Sisters – well, they can be very close or they can be contentious. Mary and I were on good terms growing up and became deep friends as adults.
So today is about two years since my dear sister died. It was only last week that I finally went to my local frame shop to get the oil painting Mama made of Mary as a child… the scene is of a beautiful blonde girl lying on her stomach, reading a book. I have no idea when Mama painted this. I can remember that antique gold rug very well so I wonder if it was when we lived in the “brick house” – the third house that Dad built on Woodland Drive in picturesque East Tennessee. In any case, I will take the painting to our family gathering in a few days. I deeply hope that Dad or one of my brothers will know more about this. I find myself wanting to know more of my younger, wise-old-soul sister who was and still is my best friend forever.
Mary studied our mother and our family intently – as a child and then as an adult. Mary figured out she was studying how Mama guided and parented us because she herself wanted to be a mother. The gift of motherhood was not given to her although Mary became an elementary school librarian who was a nurturer of many school children.
In our family constellation, Mary was the middle child of the five of us, being the youngest of the older triad of JB, myself and Mary. Concurrently, she was the oldest in the younger set of three – the boss of the younger brothers, Chris and Nathan. Mary would always tell people she had the best of all worlds – that she loved, truly loved, growing up in our family. Her initial college studies were of child development.
The only one of us children who stayed in our growing up area was Mary. The rest of us flew far from the home nest. What was really great was that she became close friends with our parents – quite an achievement! No surprise that Mary was the memory keeper for our family and she helped me recall events that I had inadvertently erased due to traumatic stress in my young adult life.
My parents’ nest was barely empty when serious health troubles arose for Mama. We children always knew our mother would not grow really old as she was sickly when a child and had health issues into her adulthood. Thank God, Mary was in proximity after the June of 1990 vertigo event that began Mama’s health decline that could not be reversed. For years, Mary and I cried on each other’s shoulders and treasured Mama, experiencing anticipatory grief as our mother diminished due to a form of Parkinson-ism.
When Mama died in October of 2006, Mary and I both said we could only get through life now because we had each other. This held true. I did not feel deeply sad after Mama died because I knew how my mama had suffered. She was released and healed by death. I went on with life fairly well.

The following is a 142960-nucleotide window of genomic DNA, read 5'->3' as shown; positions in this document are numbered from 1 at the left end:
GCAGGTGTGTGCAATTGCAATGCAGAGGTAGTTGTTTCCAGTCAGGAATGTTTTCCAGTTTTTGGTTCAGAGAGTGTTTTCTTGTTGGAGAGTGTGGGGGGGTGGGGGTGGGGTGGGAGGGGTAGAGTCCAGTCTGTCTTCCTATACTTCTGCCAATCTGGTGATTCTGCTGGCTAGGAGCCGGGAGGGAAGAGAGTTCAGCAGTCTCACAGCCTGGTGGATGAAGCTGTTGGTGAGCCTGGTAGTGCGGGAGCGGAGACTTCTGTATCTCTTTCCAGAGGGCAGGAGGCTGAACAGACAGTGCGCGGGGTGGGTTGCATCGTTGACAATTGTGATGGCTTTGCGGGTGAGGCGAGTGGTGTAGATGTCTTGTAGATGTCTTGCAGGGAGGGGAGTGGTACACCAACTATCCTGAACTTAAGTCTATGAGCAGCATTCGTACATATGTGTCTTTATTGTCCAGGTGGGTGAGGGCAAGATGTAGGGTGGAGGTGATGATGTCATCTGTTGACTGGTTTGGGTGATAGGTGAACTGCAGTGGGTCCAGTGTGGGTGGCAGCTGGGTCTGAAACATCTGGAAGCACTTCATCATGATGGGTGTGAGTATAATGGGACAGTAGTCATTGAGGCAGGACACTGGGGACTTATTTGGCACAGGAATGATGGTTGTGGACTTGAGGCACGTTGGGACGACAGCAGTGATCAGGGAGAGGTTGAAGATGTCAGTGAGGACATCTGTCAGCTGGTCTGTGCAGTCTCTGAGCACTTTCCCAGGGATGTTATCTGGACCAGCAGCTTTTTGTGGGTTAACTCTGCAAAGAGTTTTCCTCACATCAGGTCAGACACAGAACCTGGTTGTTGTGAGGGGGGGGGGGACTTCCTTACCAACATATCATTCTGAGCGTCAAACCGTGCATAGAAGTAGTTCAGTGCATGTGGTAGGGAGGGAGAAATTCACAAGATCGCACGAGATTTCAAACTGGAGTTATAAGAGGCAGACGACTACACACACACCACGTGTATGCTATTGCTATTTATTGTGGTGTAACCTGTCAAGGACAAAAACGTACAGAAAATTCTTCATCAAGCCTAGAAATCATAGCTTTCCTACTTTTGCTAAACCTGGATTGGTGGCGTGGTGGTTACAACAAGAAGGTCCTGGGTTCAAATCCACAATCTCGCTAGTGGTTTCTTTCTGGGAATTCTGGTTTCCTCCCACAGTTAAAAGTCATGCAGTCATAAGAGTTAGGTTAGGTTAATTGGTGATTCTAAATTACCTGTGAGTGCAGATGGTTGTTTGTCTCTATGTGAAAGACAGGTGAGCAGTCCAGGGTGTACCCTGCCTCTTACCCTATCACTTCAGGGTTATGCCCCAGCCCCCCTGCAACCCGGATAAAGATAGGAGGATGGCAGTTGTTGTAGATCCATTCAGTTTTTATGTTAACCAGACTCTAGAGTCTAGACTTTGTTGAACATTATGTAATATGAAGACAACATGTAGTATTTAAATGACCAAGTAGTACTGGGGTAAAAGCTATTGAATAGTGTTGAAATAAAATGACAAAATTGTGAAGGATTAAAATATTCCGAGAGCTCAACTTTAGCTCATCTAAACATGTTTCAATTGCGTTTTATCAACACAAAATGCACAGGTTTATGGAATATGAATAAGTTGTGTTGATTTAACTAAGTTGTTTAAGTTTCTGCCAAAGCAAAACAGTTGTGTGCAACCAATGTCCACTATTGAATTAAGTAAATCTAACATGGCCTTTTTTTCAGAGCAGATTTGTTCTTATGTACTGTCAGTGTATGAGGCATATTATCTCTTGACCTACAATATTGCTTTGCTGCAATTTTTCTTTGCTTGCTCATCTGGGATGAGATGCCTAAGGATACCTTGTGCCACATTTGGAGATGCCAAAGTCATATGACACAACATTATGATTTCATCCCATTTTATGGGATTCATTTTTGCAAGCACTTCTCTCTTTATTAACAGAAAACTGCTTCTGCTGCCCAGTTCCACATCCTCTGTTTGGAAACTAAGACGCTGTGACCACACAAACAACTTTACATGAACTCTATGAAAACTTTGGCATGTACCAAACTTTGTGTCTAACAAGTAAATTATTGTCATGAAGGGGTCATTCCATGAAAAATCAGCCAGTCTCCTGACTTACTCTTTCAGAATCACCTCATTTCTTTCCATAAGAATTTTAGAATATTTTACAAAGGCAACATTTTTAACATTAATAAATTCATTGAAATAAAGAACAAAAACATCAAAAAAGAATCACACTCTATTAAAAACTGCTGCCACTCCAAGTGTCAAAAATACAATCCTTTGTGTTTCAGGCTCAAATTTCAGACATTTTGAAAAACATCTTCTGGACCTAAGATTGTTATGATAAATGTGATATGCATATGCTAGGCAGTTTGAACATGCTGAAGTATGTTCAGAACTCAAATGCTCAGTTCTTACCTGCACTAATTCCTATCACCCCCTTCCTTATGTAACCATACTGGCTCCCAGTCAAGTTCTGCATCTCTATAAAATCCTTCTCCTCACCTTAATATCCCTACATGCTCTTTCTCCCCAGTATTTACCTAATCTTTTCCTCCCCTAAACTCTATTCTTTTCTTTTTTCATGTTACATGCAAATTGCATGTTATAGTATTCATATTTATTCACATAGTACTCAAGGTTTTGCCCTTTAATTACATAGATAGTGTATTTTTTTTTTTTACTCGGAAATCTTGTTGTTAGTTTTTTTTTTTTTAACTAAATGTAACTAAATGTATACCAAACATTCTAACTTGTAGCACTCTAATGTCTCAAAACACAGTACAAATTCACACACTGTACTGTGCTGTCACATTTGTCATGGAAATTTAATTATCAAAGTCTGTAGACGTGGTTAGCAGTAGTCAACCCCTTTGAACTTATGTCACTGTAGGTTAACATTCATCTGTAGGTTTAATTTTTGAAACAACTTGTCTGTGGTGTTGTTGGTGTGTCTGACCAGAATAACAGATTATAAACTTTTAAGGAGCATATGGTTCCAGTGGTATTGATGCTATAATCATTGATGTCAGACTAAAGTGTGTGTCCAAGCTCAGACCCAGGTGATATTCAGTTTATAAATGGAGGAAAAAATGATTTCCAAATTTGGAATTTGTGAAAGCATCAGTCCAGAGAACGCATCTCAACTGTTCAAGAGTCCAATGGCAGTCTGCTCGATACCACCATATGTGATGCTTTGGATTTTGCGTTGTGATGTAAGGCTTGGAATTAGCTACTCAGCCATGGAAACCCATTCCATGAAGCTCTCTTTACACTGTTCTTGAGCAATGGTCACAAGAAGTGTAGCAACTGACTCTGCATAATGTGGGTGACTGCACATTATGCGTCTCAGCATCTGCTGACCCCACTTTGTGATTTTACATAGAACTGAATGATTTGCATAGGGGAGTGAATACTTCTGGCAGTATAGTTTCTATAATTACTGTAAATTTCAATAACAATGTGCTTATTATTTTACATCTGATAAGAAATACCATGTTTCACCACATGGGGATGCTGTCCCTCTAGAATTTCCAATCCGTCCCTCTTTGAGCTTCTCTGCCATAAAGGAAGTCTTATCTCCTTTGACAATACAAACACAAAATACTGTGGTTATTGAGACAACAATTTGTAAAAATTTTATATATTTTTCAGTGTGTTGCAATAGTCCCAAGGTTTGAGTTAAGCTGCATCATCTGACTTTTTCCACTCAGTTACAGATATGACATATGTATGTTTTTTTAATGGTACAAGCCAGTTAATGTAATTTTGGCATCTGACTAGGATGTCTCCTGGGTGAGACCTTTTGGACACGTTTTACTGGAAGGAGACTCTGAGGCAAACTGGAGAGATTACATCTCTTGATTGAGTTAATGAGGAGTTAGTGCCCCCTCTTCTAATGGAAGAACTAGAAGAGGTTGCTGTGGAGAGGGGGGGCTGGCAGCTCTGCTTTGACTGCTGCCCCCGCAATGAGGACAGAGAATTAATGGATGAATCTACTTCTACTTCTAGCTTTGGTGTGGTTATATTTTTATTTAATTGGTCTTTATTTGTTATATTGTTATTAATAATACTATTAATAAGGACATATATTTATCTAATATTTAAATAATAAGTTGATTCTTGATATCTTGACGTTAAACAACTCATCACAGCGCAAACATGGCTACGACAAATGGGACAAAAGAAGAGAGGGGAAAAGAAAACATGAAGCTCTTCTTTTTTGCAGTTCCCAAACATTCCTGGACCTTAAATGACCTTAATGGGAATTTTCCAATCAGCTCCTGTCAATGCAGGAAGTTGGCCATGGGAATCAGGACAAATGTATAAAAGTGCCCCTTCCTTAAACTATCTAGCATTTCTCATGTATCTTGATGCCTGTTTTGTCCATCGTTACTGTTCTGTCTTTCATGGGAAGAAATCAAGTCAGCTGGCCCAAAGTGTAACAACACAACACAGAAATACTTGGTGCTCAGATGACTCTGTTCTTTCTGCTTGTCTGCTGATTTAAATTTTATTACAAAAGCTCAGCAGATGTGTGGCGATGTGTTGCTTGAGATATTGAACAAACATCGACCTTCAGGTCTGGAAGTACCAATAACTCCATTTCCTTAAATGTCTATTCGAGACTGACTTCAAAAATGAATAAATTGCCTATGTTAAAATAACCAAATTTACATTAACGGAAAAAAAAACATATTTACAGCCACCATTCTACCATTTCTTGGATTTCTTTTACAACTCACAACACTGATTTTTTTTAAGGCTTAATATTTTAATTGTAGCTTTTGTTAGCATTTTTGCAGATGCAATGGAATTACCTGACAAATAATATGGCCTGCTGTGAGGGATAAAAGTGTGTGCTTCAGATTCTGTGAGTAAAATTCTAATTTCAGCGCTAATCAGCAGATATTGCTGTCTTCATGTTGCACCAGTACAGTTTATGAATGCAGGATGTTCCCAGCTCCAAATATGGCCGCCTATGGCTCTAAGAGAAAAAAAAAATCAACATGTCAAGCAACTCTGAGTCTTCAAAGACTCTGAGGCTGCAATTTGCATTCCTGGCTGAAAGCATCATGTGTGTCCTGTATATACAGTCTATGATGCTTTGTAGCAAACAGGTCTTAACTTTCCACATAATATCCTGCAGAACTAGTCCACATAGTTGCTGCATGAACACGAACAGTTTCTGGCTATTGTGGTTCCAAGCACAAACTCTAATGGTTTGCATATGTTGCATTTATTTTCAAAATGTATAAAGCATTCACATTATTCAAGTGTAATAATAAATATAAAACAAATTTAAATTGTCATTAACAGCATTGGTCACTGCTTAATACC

Six years later, when my dear sister told me she was diagnosed with ovarian cancer, I had just gotten home from the Ash Wednesday service. The phone screen showed her name and number. We were waiting on some test results as she had been having some very bad abdominal pain in the past few months. Mary’s voice was strained, “Nana, the news is not good. It’s [her voice broke] cancer.” I stopped breathing. She continued on, “I want you to have hope for me.” [Mary knew I had a dear friend with ovarian who had just died.] Somehow my chaplain training kicked in and I managed to listen to her and not cry on her. We hung up and I sobbed, “Oh, God! Oh, God! Oh, God! ” These words were visceral, wailing prayers. I was throbbing with angst – adrenalin pumping. My grown up son happened to be home visiting. My husband was still at work. Who could I melt down with before I told my son, her favorite nephew? I called Fergie who was still at the nearby church. Thankfully she came by and held me as I sobbed, big, huge heaves. I got myself somewhat composed so I could tell Brandon. I was glad not to be entirely alone at that moment. Brandon joined me in sobbing and ugly crying.
I took care also to make sure each family member knew the seriousness of Mary’s health. I wanted them to know it was important to take every opportunity to spend time with her. People nowadays are used to remissions and demolition of cancer in the human body – but not all cancers can be eradicated. And some are quite painful.
Mary’s devastating news came at the beginning of my second semester of seminary studies. I was able to be a caregiver for Mary as my classes were held on Mondays/Tuesdays. Jeff, Mary’s husband, was able to keep working full time as an ICU nurse. Mary’s journey followed the textbook trajectory: she lived less than five years after the diagnosis.
And now there are five of us in my family. I am the only female. It is a lonely feeling and weird not to have a closer balance: females – 3 and males – 4. Seven has always been a special number to me. Five… five is just not quite as powerful somehow.
Yet, I am thankful that we all love each other and even like each other! I am finally recuperating from full time seminary studies and caregiving. I am able to experience deep joy again. Whew – being exhausted can mess one up. I think of my sister quite often and Mama, also. Thank goodness love transcends this mortal realm.
As Mary used to say, she wished she could put Mama and Dad in her pocket and carry them with her. Mama would smilingly reply, “Ah but we wouldn’t like it in there.”
I relate well to that concept, as I carry Mama and Mary now with me – tucked in my heart. So, yes, now there are five of us materially here on earth, but our family is intact. I cannot wait to show the others the painting of Mary, finally framed. I am hoping to get some more stories of Mary and our family rebooted into my memory banks. I know we will make more memories as we gather together – to celebrate the gift of life and love that is our family.
For these precious gifts, I thank you, God.